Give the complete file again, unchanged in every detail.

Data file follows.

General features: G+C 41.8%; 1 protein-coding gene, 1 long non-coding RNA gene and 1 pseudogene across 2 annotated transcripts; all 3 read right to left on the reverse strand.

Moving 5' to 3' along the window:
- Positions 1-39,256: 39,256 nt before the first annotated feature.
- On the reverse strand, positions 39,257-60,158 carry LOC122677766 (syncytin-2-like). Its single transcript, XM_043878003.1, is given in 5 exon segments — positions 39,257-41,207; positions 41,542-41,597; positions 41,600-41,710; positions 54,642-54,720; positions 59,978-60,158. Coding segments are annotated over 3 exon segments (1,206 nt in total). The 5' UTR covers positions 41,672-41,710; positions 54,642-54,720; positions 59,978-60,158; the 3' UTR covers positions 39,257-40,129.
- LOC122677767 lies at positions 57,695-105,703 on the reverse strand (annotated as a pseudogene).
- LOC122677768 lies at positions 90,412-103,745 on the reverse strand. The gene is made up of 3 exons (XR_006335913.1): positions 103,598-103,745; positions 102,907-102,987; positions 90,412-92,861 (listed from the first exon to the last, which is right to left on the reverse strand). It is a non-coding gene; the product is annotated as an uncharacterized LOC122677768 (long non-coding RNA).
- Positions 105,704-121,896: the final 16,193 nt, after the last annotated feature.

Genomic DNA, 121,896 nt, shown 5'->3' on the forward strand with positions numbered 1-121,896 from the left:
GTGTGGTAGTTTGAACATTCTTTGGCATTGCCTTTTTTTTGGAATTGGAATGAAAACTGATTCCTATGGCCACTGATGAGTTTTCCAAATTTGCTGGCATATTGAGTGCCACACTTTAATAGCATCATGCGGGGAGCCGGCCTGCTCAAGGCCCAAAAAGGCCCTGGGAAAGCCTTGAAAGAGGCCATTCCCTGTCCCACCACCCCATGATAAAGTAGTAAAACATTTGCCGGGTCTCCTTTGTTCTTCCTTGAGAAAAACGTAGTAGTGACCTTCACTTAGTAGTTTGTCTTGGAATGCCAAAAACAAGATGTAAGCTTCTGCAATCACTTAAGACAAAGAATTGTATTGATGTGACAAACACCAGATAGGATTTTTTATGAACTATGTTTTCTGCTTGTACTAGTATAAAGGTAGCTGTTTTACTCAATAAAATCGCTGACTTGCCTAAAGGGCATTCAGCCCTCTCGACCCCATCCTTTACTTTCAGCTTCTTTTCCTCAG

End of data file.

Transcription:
General features: G+C 41.8%; 1 protein-coding gene, 1 long non-coding RNA gene and 1 pseudogene across 2 annotated transcripts; all 3 read right to left on the reverse strand.

Moving 5' to 3' along the window:
- Positions 1-39,256: 39,256 nt before the first annotated feature.
- On the reverse strand, positions 39,257-60,158 carry LOC122677766 (syncytin-2-like). Its single transcript, XM_043878003.1, is given in 5 exon segments — positions 39,257-41,207; positions 41,542-41,597; positions 41,600-41,710; positions 54,642-54,720; positions 59,978-60,158. Coding segments are annotated over 3 exon segments (1,206 nt in total). The 5' UTR covers positions 41,672-41,710; positions 54,642-54,720; positions 59,978-60,158; the 3' UTR covers positions 39,257-40,129.
- LOC122677767 lies at positions 57,695-105,703 on the reverse strand (annotated as a pseudogene).
- LOC122677768 lies at positions 90,412-103,745 on the reverse strand. The gene is made up of 3 exons (XR_006335913.1): positions 103,598-103,745; positions 102,907-102,987; positions 90,412-92,861 (listed from the first exon to the last, which is right to left on the reverse strand). It is a non-coding gene; the product is annotated as an uncharacterized LOC122677768 (long non-coding RNA).
- Positions 105,704-121,896: the final 16,193 nt, after the last annotated feature.

Genomic DNA, 121,896 nt, shown 5'->3' on the forward strand with positions numbered 1-121,896 from the left:
GTGTGGTAGTTTGAACATTCTTTGGCATTGCCTTTTTTTTGGAATTGGAATGAAAACTGATTCCTATGGCCACTGATGAGTTTTCCAAATTTGCTGGCATATTGAGTGCCACACTTTAATAGCATCATGCGGGGAGCCGGCCTGCTCAAGGCCCAAAAAGGCCCTGGGAAAGCCTTGAAAGAGGCCATTCCCTGTCCCACCACCCCATGATAAAGTAGTAAAACATTTGCCGGGTCTCCTTTGTTCTTCCTTGAGAAAAACGTAGTAGTGACCTTCACTTAGTAGTTTGTCTTGGAATGCCAAAAACAAGATGTAAGCTTCTGCAATCACTTAAGACAAAGAATTGTATTGATGTGACAAACACCAGATAGGATTTTTTATGAACTATGTTTTCTGCTTGTACTAGTATAAAGGTAGCTGTTTTACTCAATAAAATCGCTGACTTGCCTAAAGGGCATTCAGCCCTCTCGACCCCATCCTTTACTTTCAGCTTCTTTTCCTCAG